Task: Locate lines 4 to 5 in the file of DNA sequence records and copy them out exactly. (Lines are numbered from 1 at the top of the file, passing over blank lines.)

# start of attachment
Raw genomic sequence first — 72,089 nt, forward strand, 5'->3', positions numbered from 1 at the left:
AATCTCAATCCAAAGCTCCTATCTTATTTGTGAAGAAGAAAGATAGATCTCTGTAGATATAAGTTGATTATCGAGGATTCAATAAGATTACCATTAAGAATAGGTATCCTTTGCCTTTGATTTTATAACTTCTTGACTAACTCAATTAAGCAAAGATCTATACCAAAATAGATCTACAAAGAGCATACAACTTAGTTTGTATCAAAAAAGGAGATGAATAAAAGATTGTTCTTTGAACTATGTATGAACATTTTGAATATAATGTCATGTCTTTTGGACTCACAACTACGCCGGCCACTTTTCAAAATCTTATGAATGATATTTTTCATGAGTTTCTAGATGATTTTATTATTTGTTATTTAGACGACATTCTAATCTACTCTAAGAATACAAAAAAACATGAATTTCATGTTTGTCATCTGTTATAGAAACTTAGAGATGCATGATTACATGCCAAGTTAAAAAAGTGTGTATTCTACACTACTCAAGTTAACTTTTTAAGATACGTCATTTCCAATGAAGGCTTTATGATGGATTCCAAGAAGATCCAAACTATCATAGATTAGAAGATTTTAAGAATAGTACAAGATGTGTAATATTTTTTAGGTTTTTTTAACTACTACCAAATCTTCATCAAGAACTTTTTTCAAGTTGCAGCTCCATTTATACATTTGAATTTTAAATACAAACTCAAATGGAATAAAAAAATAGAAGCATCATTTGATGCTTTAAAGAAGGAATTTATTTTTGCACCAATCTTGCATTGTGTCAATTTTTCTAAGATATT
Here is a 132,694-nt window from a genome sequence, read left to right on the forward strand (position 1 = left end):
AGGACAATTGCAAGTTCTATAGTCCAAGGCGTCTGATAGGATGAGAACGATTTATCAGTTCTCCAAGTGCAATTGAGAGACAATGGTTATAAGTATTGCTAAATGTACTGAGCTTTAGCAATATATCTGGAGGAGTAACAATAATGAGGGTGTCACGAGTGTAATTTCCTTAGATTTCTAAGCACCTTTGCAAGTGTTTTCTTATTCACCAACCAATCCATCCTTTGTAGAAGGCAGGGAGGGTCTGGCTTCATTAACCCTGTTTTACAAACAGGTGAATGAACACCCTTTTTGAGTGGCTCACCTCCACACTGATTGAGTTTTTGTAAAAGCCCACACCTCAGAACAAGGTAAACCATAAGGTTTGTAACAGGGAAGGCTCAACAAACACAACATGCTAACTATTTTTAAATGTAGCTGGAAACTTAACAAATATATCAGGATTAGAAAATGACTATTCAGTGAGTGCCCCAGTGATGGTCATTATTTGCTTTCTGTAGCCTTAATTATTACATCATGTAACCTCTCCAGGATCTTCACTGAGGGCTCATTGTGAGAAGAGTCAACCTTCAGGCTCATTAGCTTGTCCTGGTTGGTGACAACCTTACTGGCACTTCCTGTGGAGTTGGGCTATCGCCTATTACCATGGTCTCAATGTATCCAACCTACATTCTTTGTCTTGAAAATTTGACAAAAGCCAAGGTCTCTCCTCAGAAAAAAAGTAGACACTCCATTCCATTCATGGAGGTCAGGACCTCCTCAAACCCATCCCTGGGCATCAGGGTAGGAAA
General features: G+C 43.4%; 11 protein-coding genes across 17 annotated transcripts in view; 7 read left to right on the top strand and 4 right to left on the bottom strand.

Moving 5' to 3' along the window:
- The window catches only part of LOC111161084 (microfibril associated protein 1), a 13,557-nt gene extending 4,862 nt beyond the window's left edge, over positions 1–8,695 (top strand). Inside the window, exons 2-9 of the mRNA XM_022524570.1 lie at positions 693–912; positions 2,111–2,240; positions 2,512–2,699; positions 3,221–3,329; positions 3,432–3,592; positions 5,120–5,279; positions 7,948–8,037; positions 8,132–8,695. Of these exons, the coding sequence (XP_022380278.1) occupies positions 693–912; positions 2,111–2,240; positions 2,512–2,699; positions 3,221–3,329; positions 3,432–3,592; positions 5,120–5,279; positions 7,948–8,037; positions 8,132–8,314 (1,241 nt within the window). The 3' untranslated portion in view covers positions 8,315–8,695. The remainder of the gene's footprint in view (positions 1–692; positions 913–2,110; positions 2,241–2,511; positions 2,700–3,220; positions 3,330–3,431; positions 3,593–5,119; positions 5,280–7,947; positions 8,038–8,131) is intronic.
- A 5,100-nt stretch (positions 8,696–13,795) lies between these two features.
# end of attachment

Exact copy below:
AGGACAATTGCAAGTTCTATAGTCCAAGGCGTCTGATAGGATGAGAACGATTTATCAGTTCTCCAAGTGCAATTGAGAGACAATGGTTATAAGTATTGCTAAATGTACTGAGCTTTAGCAATATATCTGGAGGAGTAACAATAATGAGGGTGTCACGAGTGTAATTTCCTTAGATTTCTAAGCACCTTTGCAAGTGTTTTCTTATTCACCAACCAATCCATCCTTTGTAGAAGGCAGGGAGGGTCTGGCTTCATTAACCCTGTTTTACAAACAGGTGAATGAACACCCTTTTTGAGTGGCTCACCTCCACACTGATTGAGTTTTTGTAAAAGCCCACACCTCAGAACAAGGTAAACCATAAGGTTTGTAACAGGGAAGGCTCAACAAACACAACATGCTAACTATTTTTAAATGTAGCTGGAAACTTAACAAATATATCAGGATTAGAAAATGACTATTCAGTGAGTGCCCCAGTGATGGTCATTATTTGCTTTCTGTAGCCTTAATTATTACATCATGTAACCTCTCCAGGATCTTCACTGAGGGCTCATTGTGAGAAGAGTCAACCTTCAGGCTCATTAGCTTGTCCTGGTTGGTGACAACCTTACTGGCACTTCCTGTGGAGTTGGGCTATCGCCTATTACCATGGTCTCAATGTATCCAACCTACATTCTTTGTCTTGAAAATTTGACAAAAGCCAAGGTCTCTCCTCAGAAAAAAAGTAGACACTCCATTCCATTCATGGAGGTCAGGACCTCCTCAAACCCATCCCTGGGCATCAGGGTAGGAAA
General features: G+C 43.4%; 11 protein-coding genes across 17 annotated transcripts in view; 7 read left to right on the top strand and 4 right to left on the bottom strand.